GO 340 Gemstones & Gemology
ES 567 Gemstones of the World
Dr. Susan Ward Aber, Geologist & Gemologist
Emporia State University
Emporia, Kansas USA

academic.emporia.edu/abersusa/go340/ambers.htm

Amber


Burmite, amber from Myanmar, was fashioned by David Lamb.
Amber is a petrified tree resin that invokes a feeling of warmth and awe, from the insects who were lured into the thick resin, to the people who study and adore it millons of years later! Amber has a rich history of use, since prehistoric times through today. Amber's artistic use varies from jewelry and religious objects, to smoking accessories and amulets. In addition to art objects, amber is used in creating varnish and lacquers, and burned for its pine scented aroma. The two main sources for amber on the market today are from the Baltic states and Dominican Republic.
Amber has a composition that varies greatly depending upon its botanical source. It is often stated that Baltic amber originated from the a tree of the genus Pinus, such as Pinites succinifer (Schumann, 1997, p. 228). Beck (1999), Heuber (pers. comm., 1998), and Anderson & Crelling (1995) believe, in spite of finding what are believed to be cones and needles from these trees entombed in amber, the Baltic amber tree, based upon chemical research, was araucarian in origin or related to the modern day Agathis australis, the huge kauri pine tree found in New Zealand today (http://www.kauri-museum.com/).
Image taken from World of Amber.
The hardness of amber varies from 1-3, and it is transparent to opaque, with the cloudy turbidity due to air bubbles and inclusions. It has no cleavage, conchoidal fracture, and is tough to brittle (Baltic amber tends to be tough, while Dominican amber, brittle). The luster is resinous and amber fluoresces bluish-white, yellow-green, or blue (more fluorescence with higher sulfur content). The color of amber varies, with white, yellow, and orange common, as well as red, brown, green, "black" (deep shades of other colors), and bluish colors possible.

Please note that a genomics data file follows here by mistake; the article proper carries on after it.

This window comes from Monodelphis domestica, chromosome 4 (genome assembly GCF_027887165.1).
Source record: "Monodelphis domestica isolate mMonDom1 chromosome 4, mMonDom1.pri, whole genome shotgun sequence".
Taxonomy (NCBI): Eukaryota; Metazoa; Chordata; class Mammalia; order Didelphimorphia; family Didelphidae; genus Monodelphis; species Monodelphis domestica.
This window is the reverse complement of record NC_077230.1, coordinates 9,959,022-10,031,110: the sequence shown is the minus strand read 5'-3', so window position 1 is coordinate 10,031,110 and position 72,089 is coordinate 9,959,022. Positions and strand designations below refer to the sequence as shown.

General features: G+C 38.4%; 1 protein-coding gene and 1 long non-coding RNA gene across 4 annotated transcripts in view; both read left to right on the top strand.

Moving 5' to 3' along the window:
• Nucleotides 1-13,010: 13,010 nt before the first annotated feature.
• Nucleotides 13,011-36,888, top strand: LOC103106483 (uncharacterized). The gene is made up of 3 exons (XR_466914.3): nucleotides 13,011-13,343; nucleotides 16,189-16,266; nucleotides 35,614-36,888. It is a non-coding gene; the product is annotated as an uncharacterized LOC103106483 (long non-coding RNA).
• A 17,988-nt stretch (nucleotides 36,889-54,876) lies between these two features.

Amber inclusions are primarily air and water-filled bubbles, pyrite, tree debris, and insects. For gem purposes, the air and liquid bubbles are cleared and enhanced by boiling in rape-seed oil.

<<< Image left is burmite in gold. Burmite, amber from Myanmar, was fashioned by David Lamb, wire wrap design by Mildred Moore.

Special care should be given to amber jewelry in part because of its low hardness, but also because it is very sensitive to hair spray and perfume, which creates a whitish encrustation. Storing amber properly (do not let it rub against other gems and metals) and cleaning it occasionally with clean, lukewarm water and a flannel cloth, will help to maintain its beautiful polished luster.

Burmite, image right, is amber from Myanmar fashioned by David Lamb.>>>

The largest deposits are in Samland, near Palmnicken, Kaliningrad, Russia, formerly eastern Prussia. The amber is mined from a blue clay layer, but it has been estimated that only 15% is suitable for jewelry. The remainder is heated and pressed, termed ambroid, and used for technical purposes. Test your knowledge of amber by taking the amber quiz, then feel free to explore the World of Amber for more.

<<< Image left is Burmite amber from Myanmar and fashioned by David Lamb. The specimen on the far left is called root amber.

References

Return to the Syllabus or choose another gemstone below.

Alexandrite Amber Amethyst Chalcedony Diamond Emerald
Garnet Jade Malachite Opal Pearl Peridot
Ruby Sapphire Tanzanite Topaz Tourmaline Turquoise

This page originates from the Earth Science department for the use and benefit of students enrolled at Emporia State University. For more information contact the course instructor, S. W. Aber, e-mail: esu.abersusie@gmail.com Thanks for visiting! Webpage created: November 15, 2000; last update: September 21, 2011.

Copyright 1999-2011 Susan Ward Aber. All rights reserved.